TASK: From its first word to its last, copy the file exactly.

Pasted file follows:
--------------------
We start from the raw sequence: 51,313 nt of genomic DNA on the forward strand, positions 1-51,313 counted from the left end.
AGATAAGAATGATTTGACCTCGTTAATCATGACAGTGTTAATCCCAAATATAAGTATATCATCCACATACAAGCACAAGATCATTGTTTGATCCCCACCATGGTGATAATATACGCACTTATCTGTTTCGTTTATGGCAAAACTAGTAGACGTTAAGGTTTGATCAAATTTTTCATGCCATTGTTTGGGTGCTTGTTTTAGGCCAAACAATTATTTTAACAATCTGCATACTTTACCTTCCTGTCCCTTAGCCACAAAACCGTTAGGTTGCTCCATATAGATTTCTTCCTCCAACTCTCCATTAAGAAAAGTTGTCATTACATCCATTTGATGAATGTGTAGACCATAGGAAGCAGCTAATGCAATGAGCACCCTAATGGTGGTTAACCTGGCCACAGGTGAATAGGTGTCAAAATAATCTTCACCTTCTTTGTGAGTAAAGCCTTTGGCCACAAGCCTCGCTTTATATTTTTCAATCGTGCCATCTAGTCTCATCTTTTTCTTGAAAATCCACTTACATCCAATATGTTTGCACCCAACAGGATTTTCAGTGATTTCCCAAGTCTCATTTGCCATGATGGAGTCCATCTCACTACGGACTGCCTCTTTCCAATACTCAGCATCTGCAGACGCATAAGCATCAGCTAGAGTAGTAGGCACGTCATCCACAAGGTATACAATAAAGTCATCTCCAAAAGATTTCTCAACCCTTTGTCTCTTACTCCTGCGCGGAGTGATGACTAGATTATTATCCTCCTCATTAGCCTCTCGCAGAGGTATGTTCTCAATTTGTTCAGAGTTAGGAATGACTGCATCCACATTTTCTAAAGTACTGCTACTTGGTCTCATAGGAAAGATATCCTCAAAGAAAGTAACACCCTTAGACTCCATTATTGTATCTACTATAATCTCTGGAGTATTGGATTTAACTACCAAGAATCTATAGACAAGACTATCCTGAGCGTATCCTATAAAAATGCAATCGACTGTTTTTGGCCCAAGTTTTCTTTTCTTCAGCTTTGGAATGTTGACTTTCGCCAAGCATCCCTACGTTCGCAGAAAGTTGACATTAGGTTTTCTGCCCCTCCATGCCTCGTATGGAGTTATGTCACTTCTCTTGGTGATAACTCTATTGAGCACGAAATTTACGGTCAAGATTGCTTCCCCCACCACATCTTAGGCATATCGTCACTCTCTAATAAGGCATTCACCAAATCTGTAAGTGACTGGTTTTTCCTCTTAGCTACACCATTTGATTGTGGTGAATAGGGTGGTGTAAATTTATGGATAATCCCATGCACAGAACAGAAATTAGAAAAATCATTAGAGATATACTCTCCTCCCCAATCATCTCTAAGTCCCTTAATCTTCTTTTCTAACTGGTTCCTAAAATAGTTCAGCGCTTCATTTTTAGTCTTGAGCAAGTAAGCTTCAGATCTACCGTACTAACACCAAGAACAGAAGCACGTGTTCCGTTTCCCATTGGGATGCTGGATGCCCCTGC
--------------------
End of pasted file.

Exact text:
We start from the raw sequence: 51,313 nt of genomic DNA on the forward strand, positions 1-51,313 counted from the left end.
AGATAAGAATGATTTGACCTCGTTAATCATGACAGTGTTAATCCCAAATATAAGTATATCATCCACATACAAGCACAAGATCATTGTTTGATCCCCACCATGGTGATAATATACGCACTTATCTGTTTCGTTTATGGCAAAACTAGTAGACGTTAAGGTTTGATCAAATTTTTCATGCCATTGTTTGGGTGCTTGTTTTAGGCCAAACAATTATTTTAACAATCTGCATACTTTACCTTCCTGTCCCTTAGCCACAAAACCGTTAGGTTGCTCCATATAGATTTCTTCCTCCAACTCTCCATTAAGAAAAGTTGTCATTACATCCATTTGATGAATGTGTAGACCATAGGAAGCAGCTAATGCAATGAGCACCCTAATGGTGGTTAACCTGGCCACAGGTGAATAGGTGTCAAAATAATCTTCACCTTCTTTGTGAGTAAAGCCTTTGGCCACAAGCCTCGCTTTATATTTTTCAATCGTGCCATCTAGTCTCATCTTTTTCTTGAAAATCCACTTACATCCAATATGTTTGCACCCAACAGGATTTTCAGTGATTTCCCAAGTCTCATTTGCCATGATGGAGTCCATCTCACTACGGACTGCCTCTTTCCAATACTCAGCATCTGCAGACGCATAAGCATCAGCTAGAGTAGTAGGCACGTCATCCACAAGGTATACAATAAAGTCATCTCCAAAAGATTTCTCAACCCTTTGTCTCTTACTCCTGCGCGGAGTGATGACTAGATTATTATCCTCCTCATTAGCCTCTCGCAGAGGTATGTTCTCAATTTGTTCAGAGTTAGGAATGACTGCATCCACATTTTCTAAAGTACTGCTACTTGGTCTCATAGGAAAGATATCCTCAAAGAAAGTAACACCCTTAGACTCCATTATTGTATCTACTATAATCTCTGGAGTATTGGATTTAACTACCAAGAATCTATAGACAAGACTATCCTGAGCGTATCCTATAAAAATGCAATCGACTGTTTTTGGCCCAAGTTTTCTTTTCTTCAGCTTTGGAATGTTGACTTTCGCCAAGCATCCCTACGTTCGCAGAAAGTTGACATTAGGTTTTCTGCCCCTCCATGCCTCGTATGGAGTTATGTCACTTCTCTTGGTGATAACTCTATTGAGCACGAAATTTACGGTCAAGATTGCTTCCCCCACCACATCTTAGGCATATCGTCACTCTCTAATAAGGCATTCACCAAATCTGTAAGTGACTGGTTTTTCCTCTTAGCTACACCATTTGATTGTGGTGAATAGGGTGGTGTAAATTTATGGATAATCCCATGCACAGAACAGAAATTAGAAAAATCATTAGAGATATACTCTCCTCCCCAATCATCTCTAAGTCCCTTAATCTTCTTTTCTAACTGGTTCCTAAAATAGTTCAGCGCTTCATTTTTAGTCTTGAGCAAGTAAGCTTCAGATCTACCGTACTAACACCAAGAACAGAAGCACGTGTTCCGTTTCCCATTGGGATGCTGGATGCCCCTGC